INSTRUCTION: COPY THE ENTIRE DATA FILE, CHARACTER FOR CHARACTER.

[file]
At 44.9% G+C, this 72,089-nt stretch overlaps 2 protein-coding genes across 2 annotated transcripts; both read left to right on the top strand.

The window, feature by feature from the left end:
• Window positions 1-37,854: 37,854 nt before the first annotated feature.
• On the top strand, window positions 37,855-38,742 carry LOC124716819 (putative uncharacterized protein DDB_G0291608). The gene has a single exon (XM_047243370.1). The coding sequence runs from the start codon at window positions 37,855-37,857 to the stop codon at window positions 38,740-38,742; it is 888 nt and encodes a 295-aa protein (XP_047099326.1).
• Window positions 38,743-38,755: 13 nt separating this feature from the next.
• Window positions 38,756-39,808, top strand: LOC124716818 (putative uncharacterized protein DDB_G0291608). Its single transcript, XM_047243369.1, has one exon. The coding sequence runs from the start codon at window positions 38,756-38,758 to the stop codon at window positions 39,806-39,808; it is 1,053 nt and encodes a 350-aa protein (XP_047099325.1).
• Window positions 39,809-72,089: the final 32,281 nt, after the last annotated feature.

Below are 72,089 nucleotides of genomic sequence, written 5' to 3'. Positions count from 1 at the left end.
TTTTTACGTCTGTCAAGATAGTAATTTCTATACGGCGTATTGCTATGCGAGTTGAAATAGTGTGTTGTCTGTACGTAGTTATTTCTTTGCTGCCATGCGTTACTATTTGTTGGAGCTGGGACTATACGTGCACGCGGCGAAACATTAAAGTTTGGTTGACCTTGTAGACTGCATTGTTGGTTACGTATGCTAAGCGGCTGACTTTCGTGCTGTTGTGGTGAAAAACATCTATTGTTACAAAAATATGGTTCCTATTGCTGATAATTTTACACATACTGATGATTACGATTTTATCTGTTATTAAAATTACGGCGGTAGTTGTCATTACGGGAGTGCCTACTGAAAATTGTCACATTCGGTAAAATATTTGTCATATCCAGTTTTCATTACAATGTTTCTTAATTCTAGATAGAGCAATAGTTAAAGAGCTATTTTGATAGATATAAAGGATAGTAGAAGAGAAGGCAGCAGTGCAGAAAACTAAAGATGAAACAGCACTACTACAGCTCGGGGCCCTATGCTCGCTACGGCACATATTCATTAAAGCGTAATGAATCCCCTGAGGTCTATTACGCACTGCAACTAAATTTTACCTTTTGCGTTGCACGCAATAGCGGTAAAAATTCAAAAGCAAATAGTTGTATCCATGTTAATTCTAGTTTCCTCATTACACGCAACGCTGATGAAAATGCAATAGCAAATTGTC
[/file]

At 44.9% G+C, this 72,089-nt stretch overlaps 2 protein-coding genes across 2 annotated transcripts; both read left to right on the top strand.

The window, feature by feature from the left end:
• Window positions 1-37,854: 37,854 nt before the first annotated feature.
• On the top strand, window positions 37,855-38,742 carry LOC124716819 (putative uncharacterized protein DDB_G0291608). The gene has a single exon (XM_047243370.1). The coding sequence runs from the start codon at window positions 37,855-37,857 to the stop codon at window positions 38,740-38,742; it is 888 nt and encodes a 295-aa protein (XP_047099326.1).
• Window positions 38,743-38,755: 13 nt separating this feature from the next.
• Window positions 38,756-39,808, top strand: LOC124716818 (putative uncharacterized protein DDB_G0291608). Its single transcript, XM_047243369.1, has one exon. The coding sequence runs from the start codon at window positions 38,756-38,758 to the stop codon at window positions 39,806-39,808; it is 1,053 nt and encodes a 350-aa protein (XP_047099325.1).
• Window positions 39,809-72,089: the final 32,281 nt, after the last annotated feature.

Below are 72,089 nucleotides of genomic sequence, written 5' to 3'. Positions count from 1 at the left end.
TTTTTACGTCTGTCAAGATAGTAATTTCTATACGGCGTATTGCTATGCGAGTTGAAATAGTGTGTTGTCTGTACGTAGTTATTTCTTTGCTGCCATGCGTTACTATTTGTTGGAGCTGGGACTATACGTGCACGCGGCGAAACATTAAAGTTTGGTTGACCTTGTAGACTGCATTGTTGGTTACGTATGCTAAGCGGCTGACTTTCGTGCTGTTGTGGTGAAAAACATCTATTGTTACAAAAATATGGTTCCTATTGCTGATAATTTTACACATACTGATGATTACGATTTTATCTGTTATTAAAATTACGGCGGTAGTTGTCATTACGGGAGTGCCTACTGAAAATTGTCACATTCGGTAAAATATTTGTCATATCCAGTTTTCATTACAATGTTTCTTAATTCTAGATAGAGCAATAGTTAAAGAGCTATTTTGATAGATATAAAGGATAGTAGAAGAGAAGGCAGCAGTGCAGAAAACTAAAGATGAAACAGCACTACTACAGCTCGGGGCCCTATGCTCGCTACGGCACATATTCATTAAAGCGTAATGAATCCCCTGAGGTCTATTACGCACTGCAACTAAATTTTACCTTTTGCGTTGCACGCAATAGCGGTAAAAATTCAAAAGCAAATAGTTGTATCCATGTTAATTCTAGTTTCCTCATTACACGCAACGCTGATGAAAATGCAATAGCAAATTGTC